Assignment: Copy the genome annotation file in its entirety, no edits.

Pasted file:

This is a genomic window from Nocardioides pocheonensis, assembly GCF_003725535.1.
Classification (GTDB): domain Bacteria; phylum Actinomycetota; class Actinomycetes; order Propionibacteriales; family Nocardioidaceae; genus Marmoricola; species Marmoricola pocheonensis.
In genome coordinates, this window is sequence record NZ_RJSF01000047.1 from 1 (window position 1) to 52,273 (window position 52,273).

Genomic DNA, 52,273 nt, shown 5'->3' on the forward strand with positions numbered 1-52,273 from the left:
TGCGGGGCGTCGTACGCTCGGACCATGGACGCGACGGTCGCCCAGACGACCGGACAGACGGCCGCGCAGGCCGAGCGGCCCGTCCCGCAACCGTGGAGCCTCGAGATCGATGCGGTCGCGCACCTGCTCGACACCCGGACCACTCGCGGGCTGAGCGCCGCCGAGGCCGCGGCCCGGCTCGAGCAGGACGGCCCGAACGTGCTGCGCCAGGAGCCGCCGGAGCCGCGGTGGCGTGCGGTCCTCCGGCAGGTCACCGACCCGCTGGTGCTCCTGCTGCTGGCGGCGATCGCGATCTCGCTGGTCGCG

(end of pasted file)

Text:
This is a genomic window from Nocardioides pocheonensis, assembly GCF_003725535.1.
Classification (GTDB): domain Bacteria; phylum Actinomycetota; class Actinomycetes; order Propionibacteriales; family Nocardioidaceae; genus Marmoricola; species Marmoricola pocheonensis.
In genome coordinates, this window is sequence record NZ_RJSF01000047.1 from 1 (window position 1) to 52,273 (window position 52,273).

Genomic DNA, 52,273 nt, shown 5'->3' on the forward strand with positions numbered 1-52,273 from the left:
TGCGGGGCGTCGTACGCTCGGACCATGGACGCGACGGTCGCCCAGACGACCGGACAGACGGCCGCGCAGGCCGAGCGGCCCGTCCCGCAACCGTGGAGCCTCGAGATCGATGCGGTCGCGCACCTGCTCGACACCCGGACCACTCGCGGGCTGAGCGCCGCCGAGGCCGCGGCCCGGCTCGAGCAGGACGGCCCGAACGTGCTGCGCCAGGAGCCGCCGGAGCCGCGGTGGCGTGCGGTCCTCCGGCAGGTCACCGACCCGCTGGTGCTCCTGCTGCTGGCGGCGATCGCGATCTCGCTGGTCGCG